A COLAC district farmer is fighting a tractor company for a refund for what he says is a faulty machine.
Beeac’s Tony Carlon bought a Chinese-made tractor in May 2012 from a Melbourne dealer.
“As soon as the tractor was delivered to the farm the problems began,” Mr Carlon said.
“From poor-quality implements that bent and warped under a minimal load, to throttle cables and the alternator breaking,” he said.
Mr Carlon said the company sent replacement parts and a mechanic on three occasions to fix the tractor’s issues.
He said he noticed the clutch wearing in November last year, coolant in the engine’s oil and oil in the coolant.
Mr Carlon contacted the dealer in December with a list of complaints, including five tractor parts already fixed or replaced and 15 items requiring repair.
“The tractor has only performed 178 hours of light work,” Mr Carlon said.
“They are currently offering to pick my tractor up and repair all the faults that I’ve listed and return the tractor to my farm,” Mr Carlon said.
“I have rejected this offer,” he said.
“Glycol, an ingredient in coolant, can cause major problems in a diesel engine long after any repairs.
“I’ve requested a full refund.”
Mr Carlon said he needed to hire a tractor on an hourly rate to feed his animals and do essential farm work.
He said he had started proceedings through the Victorian Small Business Commission to resolve the matter.
Mr Carlon said he knew “there are many other people out there in the same boat as us”.
A Consumer Affairs Victoria spokesperson said ‘consumer guarantees’ in the Australian Consumer Law covered products from Australian businesses.
The same consumer guarantees protect businesses if goods or services cost up to $40,000.
The CAV spokesperson said “depending on the type of problem, the store or seller may have to provide a ‘remedy’, such as a refund, repairs, a replacement or compensation”.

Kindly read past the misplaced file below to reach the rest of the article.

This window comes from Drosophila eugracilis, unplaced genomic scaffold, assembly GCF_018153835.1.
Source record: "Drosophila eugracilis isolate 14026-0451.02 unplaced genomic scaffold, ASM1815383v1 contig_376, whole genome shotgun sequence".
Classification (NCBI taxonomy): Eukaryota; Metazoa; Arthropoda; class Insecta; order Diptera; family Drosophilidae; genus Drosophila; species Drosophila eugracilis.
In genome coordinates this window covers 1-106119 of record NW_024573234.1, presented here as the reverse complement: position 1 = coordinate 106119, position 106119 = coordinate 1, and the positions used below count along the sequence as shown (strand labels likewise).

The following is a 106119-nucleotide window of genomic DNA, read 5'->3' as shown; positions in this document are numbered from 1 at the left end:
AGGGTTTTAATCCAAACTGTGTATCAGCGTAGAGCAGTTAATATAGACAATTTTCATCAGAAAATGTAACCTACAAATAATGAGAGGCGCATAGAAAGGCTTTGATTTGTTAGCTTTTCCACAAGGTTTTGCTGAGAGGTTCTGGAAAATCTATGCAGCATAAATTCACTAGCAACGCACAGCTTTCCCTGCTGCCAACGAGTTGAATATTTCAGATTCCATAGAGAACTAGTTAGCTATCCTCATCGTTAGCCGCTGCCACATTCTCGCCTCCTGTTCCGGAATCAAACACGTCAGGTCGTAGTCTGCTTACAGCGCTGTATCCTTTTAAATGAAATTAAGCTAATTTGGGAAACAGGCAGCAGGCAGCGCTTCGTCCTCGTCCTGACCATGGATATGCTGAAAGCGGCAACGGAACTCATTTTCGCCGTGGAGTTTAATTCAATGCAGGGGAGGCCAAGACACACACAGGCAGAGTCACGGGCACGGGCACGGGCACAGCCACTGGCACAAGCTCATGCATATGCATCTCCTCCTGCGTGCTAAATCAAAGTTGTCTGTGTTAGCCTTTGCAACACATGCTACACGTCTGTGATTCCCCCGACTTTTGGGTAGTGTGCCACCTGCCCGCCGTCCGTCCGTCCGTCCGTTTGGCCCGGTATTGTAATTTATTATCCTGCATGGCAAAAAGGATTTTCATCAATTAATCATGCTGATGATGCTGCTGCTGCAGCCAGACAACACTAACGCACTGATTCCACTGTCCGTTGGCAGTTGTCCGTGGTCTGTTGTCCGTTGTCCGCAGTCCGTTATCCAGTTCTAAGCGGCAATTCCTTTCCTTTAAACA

Shop at home for top service
A COLAC farm machinery dealer says access to expert servicing is an advantage for customers buying machinery in their own community.
Colac’s Greg Allan said people needed to be “more loyal to the fact they need to buy locally”.
“Back-up service is the most important thing – that’s what people today want,” Mr Allan said.
“When machines break down or you need spare parts, you need to have spare parts in stock,” he said.
“If you buy in Melbourne you should go there for servicing.”
Mr Allan said customers were wrong to judge a machine by its country of origin, but should consider value for money.
“You can’t say, it’s a Chinese machine, therefore it’s poor quality,” Mr Allan said.
“They’ll make Tonka toys, but they’ll make good machinery, too,” he said.
“You can get a high-quality machine and you can get a poor-quality machine – it comes down to what you’re prepared to pay for it.
“If you start chiselling them down on price, you’ll only get a half bowl of rice.
“To cut their prices they have to make machinery out of cheaper material.”
Mr Allan said he sold farm machinery from China, Spain, Ireland and Italy.
“Buyers want good value for money,” he said.